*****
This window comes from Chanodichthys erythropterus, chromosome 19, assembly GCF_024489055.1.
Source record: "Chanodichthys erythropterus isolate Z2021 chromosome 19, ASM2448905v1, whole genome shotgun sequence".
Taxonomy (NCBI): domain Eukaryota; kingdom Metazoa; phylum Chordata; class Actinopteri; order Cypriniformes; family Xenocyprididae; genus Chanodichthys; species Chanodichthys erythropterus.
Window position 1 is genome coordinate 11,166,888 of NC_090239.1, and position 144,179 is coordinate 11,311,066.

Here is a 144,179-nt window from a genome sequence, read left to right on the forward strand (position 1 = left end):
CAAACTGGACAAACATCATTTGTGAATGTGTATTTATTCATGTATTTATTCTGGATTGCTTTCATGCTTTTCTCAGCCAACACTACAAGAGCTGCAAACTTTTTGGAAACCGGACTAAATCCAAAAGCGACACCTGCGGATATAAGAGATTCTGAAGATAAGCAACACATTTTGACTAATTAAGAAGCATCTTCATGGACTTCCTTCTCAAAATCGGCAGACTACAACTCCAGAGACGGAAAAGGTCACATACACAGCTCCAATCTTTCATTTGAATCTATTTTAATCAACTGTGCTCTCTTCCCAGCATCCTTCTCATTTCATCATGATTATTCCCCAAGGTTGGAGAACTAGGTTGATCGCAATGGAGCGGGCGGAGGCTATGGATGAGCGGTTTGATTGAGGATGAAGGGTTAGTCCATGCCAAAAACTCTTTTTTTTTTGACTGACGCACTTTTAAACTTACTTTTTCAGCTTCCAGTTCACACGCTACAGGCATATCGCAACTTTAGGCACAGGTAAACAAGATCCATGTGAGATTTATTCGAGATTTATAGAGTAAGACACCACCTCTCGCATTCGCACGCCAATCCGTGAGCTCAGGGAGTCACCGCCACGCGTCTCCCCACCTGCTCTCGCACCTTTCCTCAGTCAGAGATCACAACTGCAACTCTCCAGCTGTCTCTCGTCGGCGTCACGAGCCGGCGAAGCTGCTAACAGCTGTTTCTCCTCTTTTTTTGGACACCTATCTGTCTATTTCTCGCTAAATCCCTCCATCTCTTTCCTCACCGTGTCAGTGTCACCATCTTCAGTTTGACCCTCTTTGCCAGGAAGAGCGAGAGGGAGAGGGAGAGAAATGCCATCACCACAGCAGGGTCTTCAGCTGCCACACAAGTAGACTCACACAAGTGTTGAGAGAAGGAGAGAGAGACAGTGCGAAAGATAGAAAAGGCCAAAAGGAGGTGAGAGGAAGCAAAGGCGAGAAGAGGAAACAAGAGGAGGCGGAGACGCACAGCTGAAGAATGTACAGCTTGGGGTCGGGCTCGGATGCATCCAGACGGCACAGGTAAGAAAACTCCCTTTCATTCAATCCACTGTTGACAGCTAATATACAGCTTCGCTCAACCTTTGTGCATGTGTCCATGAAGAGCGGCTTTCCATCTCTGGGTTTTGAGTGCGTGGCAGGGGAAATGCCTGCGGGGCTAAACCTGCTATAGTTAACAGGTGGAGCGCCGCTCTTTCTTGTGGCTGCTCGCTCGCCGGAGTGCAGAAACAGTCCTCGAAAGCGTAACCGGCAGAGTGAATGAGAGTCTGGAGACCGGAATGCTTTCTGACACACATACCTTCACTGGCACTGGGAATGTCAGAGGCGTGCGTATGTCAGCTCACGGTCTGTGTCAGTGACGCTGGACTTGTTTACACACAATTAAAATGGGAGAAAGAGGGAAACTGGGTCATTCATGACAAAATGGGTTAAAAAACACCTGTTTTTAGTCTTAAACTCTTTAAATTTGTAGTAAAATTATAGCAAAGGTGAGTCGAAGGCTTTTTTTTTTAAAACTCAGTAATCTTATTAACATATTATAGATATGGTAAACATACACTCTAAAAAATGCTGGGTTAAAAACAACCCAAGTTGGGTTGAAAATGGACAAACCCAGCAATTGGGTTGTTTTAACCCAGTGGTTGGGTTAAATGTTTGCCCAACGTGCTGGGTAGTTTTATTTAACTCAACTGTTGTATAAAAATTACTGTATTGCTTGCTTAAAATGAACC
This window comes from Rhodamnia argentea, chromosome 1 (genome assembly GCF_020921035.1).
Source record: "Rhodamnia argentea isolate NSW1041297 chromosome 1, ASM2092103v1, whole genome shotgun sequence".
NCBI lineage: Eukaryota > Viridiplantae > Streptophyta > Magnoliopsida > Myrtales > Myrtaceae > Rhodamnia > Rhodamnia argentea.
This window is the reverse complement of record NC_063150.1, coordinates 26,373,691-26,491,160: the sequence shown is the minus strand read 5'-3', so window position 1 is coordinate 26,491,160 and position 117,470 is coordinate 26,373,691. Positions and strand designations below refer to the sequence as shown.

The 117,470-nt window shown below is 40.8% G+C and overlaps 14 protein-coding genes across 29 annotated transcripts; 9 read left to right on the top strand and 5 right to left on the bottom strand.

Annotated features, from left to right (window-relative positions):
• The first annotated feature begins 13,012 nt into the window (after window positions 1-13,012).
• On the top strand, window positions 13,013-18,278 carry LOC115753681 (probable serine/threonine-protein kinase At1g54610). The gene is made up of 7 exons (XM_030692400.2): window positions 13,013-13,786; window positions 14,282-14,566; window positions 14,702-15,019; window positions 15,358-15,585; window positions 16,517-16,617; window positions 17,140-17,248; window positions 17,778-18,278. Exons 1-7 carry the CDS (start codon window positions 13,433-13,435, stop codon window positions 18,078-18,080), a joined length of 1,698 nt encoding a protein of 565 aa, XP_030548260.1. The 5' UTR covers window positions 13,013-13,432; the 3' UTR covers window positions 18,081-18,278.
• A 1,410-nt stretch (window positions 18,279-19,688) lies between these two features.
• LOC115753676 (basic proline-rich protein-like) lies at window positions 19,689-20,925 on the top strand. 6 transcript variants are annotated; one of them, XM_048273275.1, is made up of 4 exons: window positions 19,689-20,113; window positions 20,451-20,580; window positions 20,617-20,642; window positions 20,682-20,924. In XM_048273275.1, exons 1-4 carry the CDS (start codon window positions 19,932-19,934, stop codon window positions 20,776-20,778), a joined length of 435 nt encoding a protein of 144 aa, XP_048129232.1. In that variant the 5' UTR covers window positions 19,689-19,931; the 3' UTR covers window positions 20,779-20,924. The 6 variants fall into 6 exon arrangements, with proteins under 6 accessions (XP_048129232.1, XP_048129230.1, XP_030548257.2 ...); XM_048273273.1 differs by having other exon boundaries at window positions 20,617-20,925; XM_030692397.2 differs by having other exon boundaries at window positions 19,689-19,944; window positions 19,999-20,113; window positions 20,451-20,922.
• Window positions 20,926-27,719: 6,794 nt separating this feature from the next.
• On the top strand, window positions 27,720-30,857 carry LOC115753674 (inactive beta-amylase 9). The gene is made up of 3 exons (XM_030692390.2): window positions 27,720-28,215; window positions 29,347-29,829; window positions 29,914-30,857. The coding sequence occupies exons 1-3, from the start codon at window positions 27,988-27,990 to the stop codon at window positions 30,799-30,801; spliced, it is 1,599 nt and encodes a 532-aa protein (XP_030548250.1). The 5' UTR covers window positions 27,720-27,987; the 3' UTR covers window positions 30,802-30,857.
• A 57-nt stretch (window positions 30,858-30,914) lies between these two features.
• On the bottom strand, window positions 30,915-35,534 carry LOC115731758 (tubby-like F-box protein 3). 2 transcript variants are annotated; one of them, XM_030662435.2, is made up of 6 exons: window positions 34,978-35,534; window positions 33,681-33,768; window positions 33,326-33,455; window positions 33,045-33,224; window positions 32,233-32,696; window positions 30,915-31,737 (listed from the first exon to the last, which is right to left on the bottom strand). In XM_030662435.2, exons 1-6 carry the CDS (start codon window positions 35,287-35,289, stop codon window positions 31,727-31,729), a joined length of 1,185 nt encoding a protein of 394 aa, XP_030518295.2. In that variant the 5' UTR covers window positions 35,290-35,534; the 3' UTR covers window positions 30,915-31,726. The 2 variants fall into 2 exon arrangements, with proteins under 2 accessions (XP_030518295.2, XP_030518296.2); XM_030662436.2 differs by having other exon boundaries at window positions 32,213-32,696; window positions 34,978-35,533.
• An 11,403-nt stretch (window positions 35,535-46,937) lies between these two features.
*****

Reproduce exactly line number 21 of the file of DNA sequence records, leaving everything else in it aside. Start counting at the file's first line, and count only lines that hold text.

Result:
• An 11,403-nt stretch (window positions 35,535-46,937) lies between these two features.